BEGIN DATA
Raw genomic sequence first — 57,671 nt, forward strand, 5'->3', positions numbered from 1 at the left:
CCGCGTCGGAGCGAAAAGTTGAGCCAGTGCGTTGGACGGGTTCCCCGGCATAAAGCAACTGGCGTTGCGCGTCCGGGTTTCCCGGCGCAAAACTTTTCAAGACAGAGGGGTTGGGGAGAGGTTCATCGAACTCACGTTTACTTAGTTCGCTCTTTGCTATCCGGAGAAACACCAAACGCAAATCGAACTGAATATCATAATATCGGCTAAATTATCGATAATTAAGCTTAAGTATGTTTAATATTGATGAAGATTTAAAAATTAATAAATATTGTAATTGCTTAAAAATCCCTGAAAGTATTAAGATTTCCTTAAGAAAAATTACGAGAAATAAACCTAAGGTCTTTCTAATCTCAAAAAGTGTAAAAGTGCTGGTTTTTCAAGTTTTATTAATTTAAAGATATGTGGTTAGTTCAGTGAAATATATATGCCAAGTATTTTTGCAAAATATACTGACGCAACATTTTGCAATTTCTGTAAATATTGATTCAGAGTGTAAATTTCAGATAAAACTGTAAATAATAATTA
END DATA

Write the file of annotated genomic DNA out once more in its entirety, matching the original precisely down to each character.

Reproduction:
Raw genomic sequence first — 57,671 nt, forward strand, 5'->3', positions numbered from 1 at the left:
CCGCGTCGGAGCGAAAAGTTGAGCCAGTGCGTTGGACGGGTTCCCCGGCATAAAGCAACTGGCGTTGCGCGTCCGGGTTTCCCGGCGCAAAACTTTTCAAGACAGAGGGGTTGGGGAGAGGTTCATCGAACTCACGTTTACTTAGTTCGCTCTTTGCTATCCGGAGAAACACCAAACGCAAATCGAACTGAATATCATAATATCGGCTAAATTATCGATAATTAAGCTTAAGTATGTTTAATATTGATGAAGATTTAAAAATTAATAAATATTGTAATTGCTTAAAAATCCCTGAAAGTATTAAGATTTCCTTAAGAAAAATTACGAGAAATAAACCTAAGGTCTTTCTAATCTCAAAAAGTGTAAAAGTGCTGGTTTTTCAAGTTTTATTAATTTAAAGATATGTGGTTAGTTCAGTGAAATATATATGCCAAGTATTTTTGCAAAATATACTGACGCAACATTTTGCAATTTCTGTAAATATTGATTCAGAGTGTAAATTTCAGATAAAACTGTAAATAATAATTA